And Windows 7's Search is streets ahead of earlier iterations: Like Mac OS X's Spotlight, it begins delivering results as you type -- before you've even finished a word -- and narrows the list as you enter more characters. You can also preview the contents of search results before deciding to open them.

Chalk up several productivity pluses for Windows 7.

...but it's just as tough to find the right version of the OS

When Windows Vista was released, one of the loudest complaints was about the overwhelming array of versions it came in. And while XP didn't initially ship with quite as many flavors, later additions such as the Media Center, Tablet PC and Professional x64 editions upped its version count as well. Despite pleas from pundits to reduce the number of versions available for Windows 7, however, things haven't gotten any simpler.

There's a Starter Edition for netbooks, two Home versions (Home Basic and Home Premium), plus a Professional, an Enterprise and an Ultimate edition. (There has been some confusion about whether there will be different versions for the European Union to comply with EU regulations; the latest from Microsoft appears to be that the EU will receive the same versions as elsewhere.) And, of course, most of these are available in both full versions and lower-priced upgrade versions for people with licensed retail copies of Windows 2000, XP or Vista.

Windows 7 is still easier and more efficient at networking in general -- from handling multiple Wi-Fi hotspots to setting up on my domain-based Exchange network -- than XP was and a worthy successor to Vista. In short, Windows 7 is one slick glad-hander of a networking animal.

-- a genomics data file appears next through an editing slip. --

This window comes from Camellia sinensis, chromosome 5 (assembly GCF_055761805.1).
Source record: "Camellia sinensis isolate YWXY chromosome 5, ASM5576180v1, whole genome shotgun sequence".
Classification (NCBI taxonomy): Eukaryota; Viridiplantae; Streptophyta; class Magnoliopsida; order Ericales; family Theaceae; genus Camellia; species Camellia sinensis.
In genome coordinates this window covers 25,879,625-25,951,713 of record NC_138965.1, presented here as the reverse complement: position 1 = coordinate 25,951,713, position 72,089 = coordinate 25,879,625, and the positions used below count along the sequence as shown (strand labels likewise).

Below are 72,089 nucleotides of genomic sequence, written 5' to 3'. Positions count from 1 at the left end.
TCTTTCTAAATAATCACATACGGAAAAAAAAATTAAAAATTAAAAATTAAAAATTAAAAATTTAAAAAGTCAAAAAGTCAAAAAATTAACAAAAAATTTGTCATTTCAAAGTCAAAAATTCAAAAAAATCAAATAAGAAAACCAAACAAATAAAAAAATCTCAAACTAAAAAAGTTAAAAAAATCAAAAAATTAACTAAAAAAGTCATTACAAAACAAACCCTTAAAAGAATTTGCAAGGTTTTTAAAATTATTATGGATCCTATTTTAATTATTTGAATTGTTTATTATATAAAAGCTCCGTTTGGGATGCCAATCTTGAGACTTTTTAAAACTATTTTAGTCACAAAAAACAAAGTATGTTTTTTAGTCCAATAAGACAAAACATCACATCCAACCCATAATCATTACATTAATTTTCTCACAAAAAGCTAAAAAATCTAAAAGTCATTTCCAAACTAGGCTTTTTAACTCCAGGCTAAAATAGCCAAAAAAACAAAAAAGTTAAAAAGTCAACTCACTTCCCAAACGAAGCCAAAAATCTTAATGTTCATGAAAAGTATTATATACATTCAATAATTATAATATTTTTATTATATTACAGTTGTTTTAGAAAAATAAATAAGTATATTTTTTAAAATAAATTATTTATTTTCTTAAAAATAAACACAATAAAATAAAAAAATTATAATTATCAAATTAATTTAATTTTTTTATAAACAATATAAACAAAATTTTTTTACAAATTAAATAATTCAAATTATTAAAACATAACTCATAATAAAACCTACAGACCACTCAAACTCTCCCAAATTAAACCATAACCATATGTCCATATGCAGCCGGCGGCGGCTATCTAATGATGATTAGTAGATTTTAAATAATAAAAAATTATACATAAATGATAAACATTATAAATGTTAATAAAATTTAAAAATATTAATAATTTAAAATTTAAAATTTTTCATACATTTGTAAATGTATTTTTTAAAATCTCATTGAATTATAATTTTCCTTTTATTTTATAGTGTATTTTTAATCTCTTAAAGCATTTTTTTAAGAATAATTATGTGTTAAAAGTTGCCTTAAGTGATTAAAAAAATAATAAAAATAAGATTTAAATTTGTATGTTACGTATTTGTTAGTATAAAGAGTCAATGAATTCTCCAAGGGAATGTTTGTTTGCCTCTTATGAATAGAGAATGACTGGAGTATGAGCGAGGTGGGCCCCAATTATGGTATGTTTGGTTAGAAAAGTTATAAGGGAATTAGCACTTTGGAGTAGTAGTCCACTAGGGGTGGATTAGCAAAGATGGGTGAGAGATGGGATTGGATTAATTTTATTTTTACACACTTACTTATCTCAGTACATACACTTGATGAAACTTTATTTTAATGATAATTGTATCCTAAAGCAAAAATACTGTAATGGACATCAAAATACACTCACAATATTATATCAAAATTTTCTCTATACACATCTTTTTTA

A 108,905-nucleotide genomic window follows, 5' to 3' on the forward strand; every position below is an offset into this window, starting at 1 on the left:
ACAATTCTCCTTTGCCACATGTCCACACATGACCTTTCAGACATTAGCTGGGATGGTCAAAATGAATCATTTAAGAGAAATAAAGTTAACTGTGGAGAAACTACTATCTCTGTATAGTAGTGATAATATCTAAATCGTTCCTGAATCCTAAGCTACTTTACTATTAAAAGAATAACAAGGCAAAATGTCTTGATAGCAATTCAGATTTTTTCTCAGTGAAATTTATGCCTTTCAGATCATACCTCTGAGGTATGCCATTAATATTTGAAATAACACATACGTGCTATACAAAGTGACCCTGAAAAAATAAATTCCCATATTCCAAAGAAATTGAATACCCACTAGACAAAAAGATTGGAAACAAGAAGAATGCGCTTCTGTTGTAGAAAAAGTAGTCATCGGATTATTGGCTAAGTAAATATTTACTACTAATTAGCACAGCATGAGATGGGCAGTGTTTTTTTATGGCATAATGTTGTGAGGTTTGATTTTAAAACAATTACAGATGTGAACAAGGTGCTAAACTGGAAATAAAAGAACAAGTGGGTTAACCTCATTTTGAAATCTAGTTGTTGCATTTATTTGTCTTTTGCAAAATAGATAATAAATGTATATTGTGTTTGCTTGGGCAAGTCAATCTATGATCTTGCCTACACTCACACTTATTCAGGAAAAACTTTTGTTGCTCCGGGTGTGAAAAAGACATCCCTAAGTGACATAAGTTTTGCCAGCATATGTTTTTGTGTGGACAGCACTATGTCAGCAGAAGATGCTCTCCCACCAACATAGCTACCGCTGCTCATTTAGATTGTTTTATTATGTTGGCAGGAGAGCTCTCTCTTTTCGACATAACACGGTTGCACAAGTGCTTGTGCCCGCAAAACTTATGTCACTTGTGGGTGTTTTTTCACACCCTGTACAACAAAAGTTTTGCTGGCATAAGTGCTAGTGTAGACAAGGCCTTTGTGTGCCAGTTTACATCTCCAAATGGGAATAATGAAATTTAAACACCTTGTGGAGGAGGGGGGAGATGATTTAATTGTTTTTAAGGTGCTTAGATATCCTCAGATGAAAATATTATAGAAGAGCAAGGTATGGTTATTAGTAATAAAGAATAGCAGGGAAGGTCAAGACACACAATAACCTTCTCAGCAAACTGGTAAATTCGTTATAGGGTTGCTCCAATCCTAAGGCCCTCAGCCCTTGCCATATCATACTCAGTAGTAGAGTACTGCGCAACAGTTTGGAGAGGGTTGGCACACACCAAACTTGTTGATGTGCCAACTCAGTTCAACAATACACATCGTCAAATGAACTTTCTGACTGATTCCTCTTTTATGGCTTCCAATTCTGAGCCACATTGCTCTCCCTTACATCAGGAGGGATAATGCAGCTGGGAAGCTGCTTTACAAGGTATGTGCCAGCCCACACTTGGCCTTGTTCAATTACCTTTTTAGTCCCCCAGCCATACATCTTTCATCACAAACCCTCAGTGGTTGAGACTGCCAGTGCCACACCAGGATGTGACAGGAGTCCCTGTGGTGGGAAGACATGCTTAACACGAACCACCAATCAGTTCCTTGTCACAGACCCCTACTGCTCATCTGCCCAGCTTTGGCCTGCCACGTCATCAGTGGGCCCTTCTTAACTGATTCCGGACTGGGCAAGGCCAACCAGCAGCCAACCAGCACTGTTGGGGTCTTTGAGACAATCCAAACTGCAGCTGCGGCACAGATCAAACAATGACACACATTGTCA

...but Microsoft is keeping XP as a stand-in

Even though Microsoft officially cut off XP more than a year ago, saying it could no longer be sold preinstalled on new computers, the company has issued a series of reprieves for sales of the aging OS. Dell and other computer makers have also taken advantage of a loophole that allowed Vista Business and Ultimate versions to be downgraded to XP Professional, an option that has proven very popular with new PC buyers.

With Windows 7 close to shipping, Microsoft is still hedging its bets a little. Microsoft's enterprise licensing will allow businesses that buy PCs through early 2011 to downgrade Windows 7 (which will come preinstalled) to Windows XP. When enterprises have figured out how to migrate to Windows 7, they can catch up later.

For people who can't get an enterprise license, Microsoft will also provide XP Mode -- a full updated version of Windows XP Service Pack 3 that runs in a virtual machine in Windows 7 -- which is available as a separate download to Windows 7 Professional and Ultimate users.

All of which makes me wonder, "If Microsoft isn't letting go of XP, why should I?"

Bottom line

Even after extensive testing of the various pre-release versions of Windows 7, I still don't know whether its virtues outweigh its pain points overall. For Vista users, upgrading to Windows 7 is a no-brainer; the new OS handily fixes the worst of Vista's mistakes. My advice to them: upgrade early and often.

For XP users, however, it's not so clear. You'll be getting some nifty and useful new features, but you'll also be giving up the way you've been used to working for the past several years.